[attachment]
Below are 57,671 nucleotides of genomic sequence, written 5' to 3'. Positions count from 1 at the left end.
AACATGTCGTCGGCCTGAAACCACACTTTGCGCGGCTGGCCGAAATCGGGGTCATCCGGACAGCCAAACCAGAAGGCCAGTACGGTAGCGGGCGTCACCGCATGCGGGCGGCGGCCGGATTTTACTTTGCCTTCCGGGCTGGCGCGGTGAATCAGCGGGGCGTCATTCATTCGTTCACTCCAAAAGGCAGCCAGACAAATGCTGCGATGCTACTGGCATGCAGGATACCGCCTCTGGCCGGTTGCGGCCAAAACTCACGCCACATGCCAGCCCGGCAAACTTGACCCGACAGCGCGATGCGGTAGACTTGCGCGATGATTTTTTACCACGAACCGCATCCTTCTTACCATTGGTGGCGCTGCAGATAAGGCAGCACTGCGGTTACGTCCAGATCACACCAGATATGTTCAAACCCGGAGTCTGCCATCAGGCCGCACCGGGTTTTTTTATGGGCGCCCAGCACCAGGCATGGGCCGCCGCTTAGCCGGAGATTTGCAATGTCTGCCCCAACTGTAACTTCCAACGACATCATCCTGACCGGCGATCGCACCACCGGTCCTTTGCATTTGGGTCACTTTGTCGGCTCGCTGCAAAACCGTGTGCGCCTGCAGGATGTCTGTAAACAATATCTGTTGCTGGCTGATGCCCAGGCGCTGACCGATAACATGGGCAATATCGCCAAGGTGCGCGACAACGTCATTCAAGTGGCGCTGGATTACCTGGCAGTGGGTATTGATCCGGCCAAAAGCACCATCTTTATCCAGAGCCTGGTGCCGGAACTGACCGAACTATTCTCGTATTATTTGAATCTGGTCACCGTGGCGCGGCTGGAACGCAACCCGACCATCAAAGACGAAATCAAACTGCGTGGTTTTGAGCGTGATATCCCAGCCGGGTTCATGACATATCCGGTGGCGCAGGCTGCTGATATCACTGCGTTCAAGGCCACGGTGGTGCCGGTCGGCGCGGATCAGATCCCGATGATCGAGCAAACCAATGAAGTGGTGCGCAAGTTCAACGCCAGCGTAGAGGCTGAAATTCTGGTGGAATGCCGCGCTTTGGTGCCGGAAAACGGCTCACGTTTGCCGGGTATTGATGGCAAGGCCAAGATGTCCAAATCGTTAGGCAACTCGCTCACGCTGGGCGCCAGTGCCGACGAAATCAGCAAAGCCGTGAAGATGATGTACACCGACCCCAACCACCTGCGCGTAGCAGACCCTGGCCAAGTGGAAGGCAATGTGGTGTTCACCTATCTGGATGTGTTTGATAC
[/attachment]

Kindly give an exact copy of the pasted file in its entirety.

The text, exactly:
Below are 57,671 nucleotides of genomic sequence, written 5' to 3'. Positions count from 1 at the left end.
AACATGTCGTCGGCCTGAAACCACACTTTGCGCGGCTGGCCGAAATCGGGGTCATCCGGACAGCCAAACCAGAAGGCCAGTACGGTAGCGGGCGTCACCGCATGCGGGCGGCGGCCGGATTTTACTTTGCCTTCCGGGCTGGCGCGGTGAATCAGCGGGGCGTCATTCATTCGTTCACTCCAAAAGGCAGCCAGACAAATGCTGCGATGCTACTGGCATGCAGGATACCGCCTCTGGCCGGTTGCGGCCAAAACTCACGCCACATGCCAGCCCGGCAAACTTGACCCGACAGCGCGATGCGGTAGACTTGCGCGATGATTTTTTACCACGAACCGCATCCTTCTTACCATTGGTGGCGCTGCAGATAAGGCAGCACTGCGGTTACGTCCAGATCACACCAGATATGTTCAAACCCGGAGTCTGCCATCAGGCCGCACCGGGTTTTTTTATGGGCGCCCAGCACCAGGCATGGGCCGCCGCTTAGCCGGAGATTTGCAATGTCTGCCCCAACTGTAACTTCCAACGACATCATCCTGACCGGCGATCGCACCACCGGTCCTTTGCATTTGGGTCACTTTGTCGGCTCGCTGCAAAACCGTGTGCGCCTGCAGGATGTCTGTAAACAATATCTGTTGCTGGCTGATGCCCAGGCGCTGACCGATAACATGGGCAATATCGCCAAGGTGCGCGACAACGTCATTCAAGTGGCGCTGGATTACCTGGCAGTGGGTATTGATCCGGCCAAAAGCACCATCTTTATCCAGAGCCTGGTGCCGGAACTGACCGAACTATTCTCGTATTATTTGAATCTGGTCACCGTGGCGCGGCTGGAACGCAACCCGACCATCAAAGACGAAATCAAACTGCGTGGTTTTGAGCGTGATATCCCAGCCGGGTTCATGACATATCCGGTGGCGCAGGCTGCTGATATCACTGCGTTCAAGGCCACGGTGGTGCCGGTCGGCGCGGATCAGATCCCGATGATCGAGCAAACCAATGAAGTGGTGCGCAAGTTCAACGCCAGCGTAGAGGCTGAAATTCTGGTGGAATGCCGCGCTTTGGTGCCGGAAAACGGCTCACGTTTGCCGGGTATTGATGGCAAGGCCAAGATGTCCAAATCGTTAGGCAACTCGCTCACGCTGGGCGCCAGTGCCGACGAAATCAGCAAAGCCGTGAAGATGATGTACACCGACCCCAACCACCTGCGCGTAGCAGACCCTGGCCAAGTGGAAGGCAATGTGGTGTTCACCTATCTGGATGTGTTTGATAC